Each of these Advisories and temporary procedures are subject to further changes and/or extensions as the SLA continues to evaluate the scope and status of the COVID-19 crisis and its impact on licensed businesses.
The SLA is continuing to process and review applications during this time, though Full Board Meetings are not open to the public. Any presentation in support or opposition of licensing and miscellaneous matters must be submitted via email by the date set forth in the notice (as is the current practice) and no other submissions and no appearances will be permitted. All licensing applicants can request to have their application held in abeyance until normal Full Board Meetings resume.
COVID-19 Relief Loan Programs:
There are a number of loan programs available to assist existing businesses, including but not limited to restaurants and bars, which have been impacted by COVID-19. The Small Business Administration (the “SBA”) is offering two different kinds of COVID-19 relief loans: the SBA Economic Injury Disaster Loans (“EIDL”) and the Paycheck Protection Program (“PPP”) under the CARES Act. Your business may qualify for one or both of these loans. Below is a brief summary of some of the key terms of each of these programs, which you can use to determine how each might be applicable to your business.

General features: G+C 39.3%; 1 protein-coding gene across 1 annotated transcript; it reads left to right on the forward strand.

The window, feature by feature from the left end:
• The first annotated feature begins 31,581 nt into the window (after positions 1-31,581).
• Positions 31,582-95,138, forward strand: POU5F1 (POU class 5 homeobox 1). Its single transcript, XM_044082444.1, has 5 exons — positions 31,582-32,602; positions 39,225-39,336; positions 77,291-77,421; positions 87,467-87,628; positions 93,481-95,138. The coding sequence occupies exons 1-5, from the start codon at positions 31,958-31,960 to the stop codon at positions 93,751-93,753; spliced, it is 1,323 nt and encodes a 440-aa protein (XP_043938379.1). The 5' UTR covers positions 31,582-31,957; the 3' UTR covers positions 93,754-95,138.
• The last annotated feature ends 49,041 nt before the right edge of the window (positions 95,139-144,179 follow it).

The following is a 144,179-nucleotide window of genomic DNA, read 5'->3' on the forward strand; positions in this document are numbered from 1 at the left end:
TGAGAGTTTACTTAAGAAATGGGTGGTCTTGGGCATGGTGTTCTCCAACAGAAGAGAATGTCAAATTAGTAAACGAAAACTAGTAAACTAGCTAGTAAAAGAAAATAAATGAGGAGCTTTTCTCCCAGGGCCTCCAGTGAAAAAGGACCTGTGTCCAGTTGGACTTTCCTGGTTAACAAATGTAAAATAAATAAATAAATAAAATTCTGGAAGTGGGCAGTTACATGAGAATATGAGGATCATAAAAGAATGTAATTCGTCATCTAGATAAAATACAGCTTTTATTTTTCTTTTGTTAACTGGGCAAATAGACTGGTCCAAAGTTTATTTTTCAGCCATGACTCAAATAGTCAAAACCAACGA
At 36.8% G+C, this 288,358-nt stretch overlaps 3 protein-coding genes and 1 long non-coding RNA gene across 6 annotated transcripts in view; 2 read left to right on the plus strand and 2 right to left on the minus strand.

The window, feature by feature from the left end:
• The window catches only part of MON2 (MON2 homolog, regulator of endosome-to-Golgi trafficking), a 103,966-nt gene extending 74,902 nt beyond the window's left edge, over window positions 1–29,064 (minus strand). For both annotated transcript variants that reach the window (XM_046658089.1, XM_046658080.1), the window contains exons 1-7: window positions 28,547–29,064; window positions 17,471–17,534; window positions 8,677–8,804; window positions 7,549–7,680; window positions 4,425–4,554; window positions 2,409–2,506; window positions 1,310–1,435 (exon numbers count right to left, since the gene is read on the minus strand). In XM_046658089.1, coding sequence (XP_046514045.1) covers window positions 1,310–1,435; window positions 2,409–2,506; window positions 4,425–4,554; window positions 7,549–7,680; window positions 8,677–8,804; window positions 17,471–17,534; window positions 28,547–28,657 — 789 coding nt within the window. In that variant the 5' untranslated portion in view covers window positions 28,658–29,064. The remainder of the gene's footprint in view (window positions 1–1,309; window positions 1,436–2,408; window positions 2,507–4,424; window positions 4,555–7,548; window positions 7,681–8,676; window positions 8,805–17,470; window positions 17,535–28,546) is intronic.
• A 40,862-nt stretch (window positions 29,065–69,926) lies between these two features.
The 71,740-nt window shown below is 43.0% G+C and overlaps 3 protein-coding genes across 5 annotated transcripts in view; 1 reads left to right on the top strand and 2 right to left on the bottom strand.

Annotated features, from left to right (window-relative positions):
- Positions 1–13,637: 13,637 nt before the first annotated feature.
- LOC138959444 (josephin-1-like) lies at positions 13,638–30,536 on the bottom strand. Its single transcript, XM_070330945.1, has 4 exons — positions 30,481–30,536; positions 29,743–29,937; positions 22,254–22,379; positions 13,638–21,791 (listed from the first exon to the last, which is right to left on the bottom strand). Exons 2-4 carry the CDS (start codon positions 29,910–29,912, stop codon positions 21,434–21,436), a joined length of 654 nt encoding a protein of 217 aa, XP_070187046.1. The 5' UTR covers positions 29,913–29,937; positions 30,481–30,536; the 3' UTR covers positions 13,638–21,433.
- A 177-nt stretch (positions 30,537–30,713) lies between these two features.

SBA EIDL Program:
Program parameters and use of funds:
- Eligibility: Small businesses with 500 or fewer employers
- Amount: Up to $2 million, including affiliate loans. Amount determined by SBA’s assessment of your business’s losses due to the COVID-19 crisis.
- Interest rate: 3.75% fixed for small businesses and 2.75% for non-profit organizations